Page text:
Question: What’s more difficult than kissing your carefree twenties goodbye?
Answer: The realization that with your 30th birthday, Tinder will charge you twice as much to access its Tinder Plus premium service.
What will Tinder Plus offer?
For starters, the much coveted ability to “reverse swipe,” which allows users to reconsider potential dates they have rejected. This will be a clutch added feature for those particularly desperate nights when users find new matches unavailable or unwilling. Additionally, Tinder Plus features Passport, the ability to browse users in different locations.
Unfortunately, if you’re 30 and older and want to enjoy these amazing benefits, you’ll need to pony up $20 per month, compared to just $10 per month for those 29 and under.
A spokesperson for Tinder defended the pricing structure by pointing to the harsh economic realities facing younger users, who have less pocket money to spend despite the fact that they all share each other’s Netflix and HBO Go passwords.
While the bold pricing move may surprise some, those familiar with our coverage of Tinder before shouldn’t be too shocked. Tinder’s success and fame is largely down to its popularity with younger users and its success at inserting itself into youth pop culture has been impressive.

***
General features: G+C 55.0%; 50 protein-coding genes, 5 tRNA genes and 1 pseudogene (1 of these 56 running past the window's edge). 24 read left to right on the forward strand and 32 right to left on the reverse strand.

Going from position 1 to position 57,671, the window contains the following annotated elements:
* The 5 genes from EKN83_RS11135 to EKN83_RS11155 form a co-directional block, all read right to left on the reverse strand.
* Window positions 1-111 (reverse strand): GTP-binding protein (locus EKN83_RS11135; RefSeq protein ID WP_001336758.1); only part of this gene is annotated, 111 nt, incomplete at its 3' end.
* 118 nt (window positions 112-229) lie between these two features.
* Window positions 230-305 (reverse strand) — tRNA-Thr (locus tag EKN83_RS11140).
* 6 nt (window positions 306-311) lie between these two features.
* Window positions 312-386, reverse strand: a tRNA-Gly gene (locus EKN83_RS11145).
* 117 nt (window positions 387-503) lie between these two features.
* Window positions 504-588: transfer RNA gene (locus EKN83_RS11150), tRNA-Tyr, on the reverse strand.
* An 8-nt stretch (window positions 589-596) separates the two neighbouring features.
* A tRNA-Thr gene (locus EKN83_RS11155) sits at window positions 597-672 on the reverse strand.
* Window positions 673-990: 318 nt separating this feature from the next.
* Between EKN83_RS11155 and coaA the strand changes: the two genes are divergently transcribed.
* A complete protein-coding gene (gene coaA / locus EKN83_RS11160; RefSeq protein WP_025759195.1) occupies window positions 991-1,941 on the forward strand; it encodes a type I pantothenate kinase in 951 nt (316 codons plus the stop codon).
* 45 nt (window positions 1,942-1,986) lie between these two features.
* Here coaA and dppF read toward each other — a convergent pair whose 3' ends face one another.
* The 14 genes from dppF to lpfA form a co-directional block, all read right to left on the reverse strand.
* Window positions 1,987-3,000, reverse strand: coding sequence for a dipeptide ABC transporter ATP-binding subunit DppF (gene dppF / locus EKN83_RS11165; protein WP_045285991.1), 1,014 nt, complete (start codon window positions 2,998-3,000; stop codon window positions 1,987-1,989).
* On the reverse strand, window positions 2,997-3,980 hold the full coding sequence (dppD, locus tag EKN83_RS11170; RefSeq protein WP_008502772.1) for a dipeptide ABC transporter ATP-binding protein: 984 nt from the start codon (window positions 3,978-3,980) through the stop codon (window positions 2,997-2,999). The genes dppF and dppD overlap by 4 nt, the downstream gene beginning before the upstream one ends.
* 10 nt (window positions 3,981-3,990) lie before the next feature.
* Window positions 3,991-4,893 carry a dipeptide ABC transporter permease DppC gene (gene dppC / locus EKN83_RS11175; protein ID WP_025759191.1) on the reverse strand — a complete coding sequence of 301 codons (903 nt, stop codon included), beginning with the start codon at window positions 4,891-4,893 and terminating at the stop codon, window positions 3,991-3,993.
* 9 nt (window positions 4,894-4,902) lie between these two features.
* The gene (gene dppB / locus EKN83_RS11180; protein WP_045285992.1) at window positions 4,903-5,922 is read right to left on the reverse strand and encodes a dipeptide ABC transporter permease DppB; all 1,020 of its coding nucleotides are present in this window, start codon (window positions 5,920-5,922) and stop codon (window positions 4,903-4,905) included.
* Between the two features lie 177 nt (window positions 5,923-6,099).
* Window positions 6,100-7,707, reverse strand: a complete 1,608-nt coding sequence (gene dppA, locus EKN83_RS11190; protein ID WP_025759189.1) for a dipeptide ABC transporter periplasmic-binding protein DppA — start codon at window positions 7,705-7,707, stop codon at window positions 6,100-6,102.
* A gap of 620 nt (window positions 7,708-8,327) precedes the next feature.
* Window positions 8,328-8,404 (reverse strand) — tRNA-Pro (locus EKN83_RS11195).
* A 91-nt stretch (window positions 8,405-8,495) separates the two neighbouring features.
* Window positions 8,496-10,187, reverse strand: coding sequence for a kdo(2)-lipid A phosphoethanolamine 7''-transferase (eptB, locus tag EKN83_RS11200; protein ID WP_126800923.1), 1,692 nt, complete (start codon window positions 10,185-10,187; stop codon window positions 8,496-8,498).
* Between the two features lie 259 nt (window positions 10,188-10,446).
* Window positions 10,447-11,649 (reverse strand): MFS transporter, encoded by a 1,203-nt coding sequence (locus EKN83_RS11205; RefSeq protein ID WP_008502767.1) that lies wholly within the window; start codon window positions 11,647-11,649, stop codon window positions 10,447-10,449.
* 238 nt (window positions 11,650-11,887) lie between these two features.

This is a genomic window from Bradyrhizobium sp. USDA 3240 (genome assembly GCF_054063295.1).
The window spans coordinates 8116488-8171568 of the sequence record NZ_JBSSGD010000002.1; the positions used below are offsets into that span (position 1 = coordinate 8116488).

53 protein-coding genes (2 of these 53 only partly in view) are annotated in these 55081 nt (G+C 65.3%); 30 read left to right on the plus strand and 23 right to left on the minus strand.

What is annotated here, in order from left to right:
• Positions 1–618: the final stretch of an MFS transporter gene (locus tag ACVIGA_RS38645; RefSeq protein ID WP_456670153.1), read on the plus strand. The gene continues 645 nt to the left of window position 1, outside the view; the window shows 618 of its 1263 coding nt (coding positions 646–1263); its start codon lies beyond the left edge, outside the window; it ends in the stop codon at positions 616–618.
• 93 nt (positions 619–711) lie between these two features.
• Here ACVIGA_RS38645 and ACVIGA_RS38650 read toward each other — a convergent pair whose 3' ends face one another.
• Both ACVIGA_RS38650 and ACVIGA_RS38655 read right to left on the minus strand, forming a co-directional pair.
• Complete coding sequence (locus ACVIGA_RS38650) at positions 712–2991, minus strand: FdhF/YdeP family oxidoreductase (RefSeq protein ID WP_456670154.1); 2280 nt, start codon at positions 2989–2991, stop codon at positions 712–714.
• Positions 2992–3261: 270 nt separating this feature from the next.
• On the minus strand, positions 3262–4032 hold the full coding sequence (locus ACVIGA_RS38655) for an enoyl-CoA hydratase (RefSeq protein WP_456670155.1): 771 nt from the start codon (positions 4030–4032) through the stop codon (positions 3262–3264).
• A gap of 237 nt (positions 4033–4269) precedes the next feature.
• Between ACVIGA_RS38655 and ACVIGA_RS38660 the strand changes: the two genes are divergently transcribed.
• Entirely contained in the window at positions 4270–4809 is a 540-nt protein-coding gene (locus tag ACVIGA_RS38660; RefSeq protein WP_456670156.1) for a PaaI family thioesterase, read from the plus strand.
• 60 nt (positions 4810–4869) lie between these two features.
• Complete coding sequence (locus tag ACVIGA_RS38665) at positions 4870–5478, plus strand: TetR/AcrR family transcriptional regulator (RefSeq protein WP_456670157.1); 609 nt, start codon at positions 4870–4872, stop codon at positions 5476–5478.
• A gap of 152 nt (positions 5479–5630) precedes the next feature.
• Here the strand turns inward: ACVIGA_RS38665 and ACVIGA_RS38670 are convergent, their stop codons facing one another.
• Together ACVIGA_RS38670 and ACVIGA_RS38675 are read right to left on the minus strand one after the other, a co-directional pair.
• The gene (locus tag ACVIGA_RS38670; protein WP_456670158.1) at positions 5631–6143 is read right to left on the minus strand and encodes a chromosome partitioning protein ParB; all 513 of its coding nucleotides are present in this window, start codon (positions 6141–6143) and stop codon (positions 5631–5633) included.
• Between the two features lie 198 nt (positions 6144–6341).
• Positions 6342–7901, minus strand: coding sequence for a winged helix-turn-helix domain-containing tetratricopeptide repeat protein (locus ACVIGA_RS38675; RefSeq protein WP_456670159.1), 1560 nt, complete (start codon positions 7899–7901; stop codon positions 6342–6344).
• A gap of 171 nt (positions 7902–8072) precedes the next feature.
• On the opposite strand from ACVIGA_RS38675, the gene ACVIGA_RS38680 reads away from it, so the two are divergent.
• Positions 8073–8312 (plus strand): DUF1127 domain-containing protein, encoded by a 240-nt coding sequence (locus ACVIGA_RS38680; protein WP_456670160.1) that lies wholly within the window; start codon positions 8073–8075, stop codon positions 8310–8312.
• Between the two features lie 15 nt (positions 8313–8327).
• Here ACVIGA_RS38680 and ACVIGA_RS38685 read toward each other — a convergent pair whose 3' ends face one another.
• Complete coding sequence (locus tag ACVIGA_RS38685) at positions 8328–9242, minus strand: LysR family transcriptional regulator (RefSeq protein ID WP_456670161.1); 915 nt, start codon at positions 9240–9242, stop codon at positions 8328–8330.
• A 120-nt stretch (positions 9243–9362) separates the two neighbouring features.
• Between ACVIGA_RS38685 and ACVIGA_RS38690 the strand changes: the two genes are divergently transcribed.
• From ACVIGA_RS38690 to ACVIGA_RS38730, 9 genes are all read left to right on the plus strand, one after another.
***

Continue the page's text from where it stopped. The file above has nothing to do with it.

In fact, as we have previously noted, the fastest growing age segment on Tinder is aged 13-17, registering 7% of total users according to Tinder’s CEO earlier this year. Far from viewing this as a problem for a site known for encouraging promiscuous hookups, Tinder’s business strategy likely involves growing their younger user base.
As Snapchat’s recent valuation has demonstrated, capturing younger users’ attentions and holding them long enough for advertisers to inject their products into their consciousness is a golden ticket for many of the new school of social networking and dating apps.
Ironically, for those apps like Tinder that have built their infrastructure around Facebook, the latter’s aging demographics may be a hindrance to staying top of mind with college-aged kids and twenty-somethings.
Hence we have the first of what may be many moves like it to continue to prioritize and incentivize younger users at the expense of us old fogies.
Perhaps, though, this is a blessing in disguise for older, more serious online daters as the platform’s suitability for delivering high quality matches is questionable at best. When polled, 64% of Tinder users viewed the app as “a game to play with” rather than a serious dating site.
Combined with its growing number of younger teenage users, perhaps the mature crowd is better spending its money elsewhere.